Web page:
Despite being mechanically, physically, and linguistically distinct, devils and demons are lumped into the same category of fiend in Dungeons & Dragons. That can make it a little bit challenging when you want to find a strictly demonic entity, but we’re here to dive into some of D&D’s best demons so you can get an idea of what we mean!
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What Makes A Demon?
As we noted, demons are labeled fiends, and when spells, magical items, or other features mention a creature type, you’ll want to choose fiend even if you aren’t aiming for devils. Demons are known for speaking Abyssal and don’t originate from the Nine Hells (that’s devils), but the Abyss. However, they do have a lot in common, like their typical resistance or immunity to fire and poison damage.
The Monster Manual categorized demons by power level into six discrete labels, with the weak ones (like barlguras and vrocks) at level 1 to balors and goristros at level 6. This isn’t related to their individual CRs, though; it’s just a way to separate them from a narrative perspective.
You might think that pouring some holy water on them will make all the difference, but, unfortunately, neither that nor radiant damage does anything special. There is no vulnerability to holy damage, but there are other ways to put the baddie down for good.
There are plenty of fun conjuration spells that can help you out during a fight. One of the most popular are the summoning spells for demons or fiends in general. The spell summon lesser demons, for example, is a 3rd-level spell that lets you bring between 2-8 demons out from the Abyss.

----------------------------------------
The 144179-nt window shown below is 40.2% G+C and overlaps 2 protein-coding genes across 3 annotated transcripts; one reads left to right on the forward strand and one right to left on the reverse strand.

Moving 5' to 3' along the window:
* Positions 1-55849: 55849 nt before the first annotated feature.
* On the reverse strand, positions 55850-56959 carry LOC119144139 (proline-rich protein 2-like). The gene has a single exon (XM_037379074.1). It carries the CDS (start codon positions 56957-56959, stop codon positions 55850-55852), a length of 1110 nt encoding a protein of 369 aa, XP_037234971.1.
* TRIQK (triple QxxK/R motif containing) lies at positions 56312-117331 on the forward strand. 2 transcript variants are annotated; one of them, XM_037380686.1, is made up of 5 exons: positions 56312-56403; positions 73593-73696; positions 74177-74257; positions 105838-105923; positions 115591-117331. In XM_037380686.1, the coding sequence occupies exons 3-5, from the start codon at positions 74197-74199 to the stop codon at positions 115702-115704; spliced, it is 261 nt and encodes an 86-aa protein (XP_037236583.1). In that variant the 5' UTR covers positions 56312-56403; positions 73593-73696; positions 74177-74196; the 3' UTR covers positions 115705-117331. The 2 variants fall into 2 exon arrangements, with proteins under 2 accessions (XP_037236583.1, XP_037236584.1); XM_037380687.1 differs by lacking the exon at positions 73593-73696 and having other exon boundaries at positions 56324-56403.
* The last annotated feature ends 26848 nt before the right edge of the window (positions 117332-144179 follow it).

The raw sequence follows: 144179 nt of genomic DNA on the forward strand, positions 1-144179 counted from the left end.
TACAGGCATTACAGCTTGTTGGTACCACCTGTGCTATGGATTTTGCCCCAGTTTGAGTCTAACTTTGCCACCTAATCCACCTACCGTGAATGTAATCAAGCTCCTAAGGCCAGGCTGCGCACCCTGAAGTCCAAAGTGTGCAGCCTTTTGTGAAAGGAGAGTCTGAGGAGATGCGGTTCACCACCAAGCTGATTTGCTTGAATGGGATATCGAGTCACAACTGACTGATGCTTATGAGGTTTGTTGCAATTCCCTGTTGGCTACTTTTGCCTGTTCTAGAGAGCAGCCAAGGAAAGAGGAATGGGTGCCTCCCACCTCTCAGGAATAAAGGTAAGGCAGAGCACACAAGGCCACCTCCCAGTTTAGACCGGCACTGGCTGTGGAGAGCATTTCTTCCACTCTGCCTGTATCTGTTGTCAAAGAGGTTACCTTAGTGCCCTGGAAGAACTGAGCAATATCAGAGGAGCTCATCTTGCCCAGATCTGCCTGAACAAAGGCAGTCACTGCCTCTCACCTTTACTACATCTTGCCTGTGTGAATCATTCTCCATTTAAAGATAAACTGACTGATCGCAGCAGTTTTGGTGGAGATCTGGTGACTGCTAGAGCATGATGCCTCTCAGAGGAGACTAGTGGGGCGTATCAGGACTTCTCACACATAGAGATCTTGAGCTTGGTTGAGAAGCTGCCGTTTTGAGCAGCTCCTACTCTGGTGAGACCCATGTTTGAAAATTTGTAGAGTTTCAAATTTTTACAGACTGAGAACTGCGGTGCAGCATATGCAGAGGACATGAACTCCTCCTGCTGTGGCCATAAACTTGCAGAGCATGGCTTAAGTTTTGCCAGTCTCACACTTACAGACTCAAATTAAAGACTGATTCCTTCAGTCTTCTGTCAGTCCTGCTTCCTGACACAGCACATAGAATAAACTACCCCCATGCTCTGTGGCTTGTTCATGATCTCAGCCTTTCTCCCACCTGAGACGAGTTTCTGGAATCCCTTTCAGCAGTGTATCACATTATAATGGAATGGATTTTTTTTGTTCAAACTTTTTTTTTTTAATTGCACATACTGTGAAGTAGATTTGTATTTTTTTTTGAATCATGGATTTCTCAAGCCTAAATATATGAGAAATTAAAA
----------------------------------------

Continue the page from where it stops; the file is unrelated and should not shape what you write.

Remember, just because you summoned it doesn’t mean it isn’t hostile! You’ll want to save these spells for when you need a distraction because maintaining concentration doesn’t give you control. If you lose concentration, however, the baddies will pop back into their own dimension. You can make a circle that they can’t cross or hurt anyone inside, though.
At 7th level, you gain access to the 4th-level spell summon greater demon that lets you bring something of CR 5 into your dimension. The main difference is that you can command this guy, although it makes a Charisma saving throw at the end of each turn to try and disobey you. If you lose concentration, the fiend sticks around for an additional 1d6 turns and continues to be hostile.
The 6th-level spell summon fiend brings you a demon (if you choose) to be your ally in a fight. It still requires concentration, but there’s no risk of it turning on you and your party.
One of the classic demons is the balor. With a Challenge Rating of 19, you are not going to want to mess with one of these guys until you and your party are at least level 15. With a wide range of immunities, resistances, and a fire aura, it’s hard even get near one, much less do any serious damage. If you do manage to kill a balor, watch out for its Death Throes feature, which deals 70 points of fire damage to everyone within 30 feet of it.
And who could leave out the demogorgon? At CR 26, the demogorgon is one of the worst you could ever face, on par with gods. With three Legendary Resistances and two legendary actions per round, this is everyone’s worst nightmare. Even the hit TV show Stranger Things gave credence to the demogorgon’s ferocity. In D&D, the demogorgon has a magical gaze that does different things depending on how the DM rolls. These can range from casting confusion to stunning targets to causing the charmed condition and potentially controlling a PC.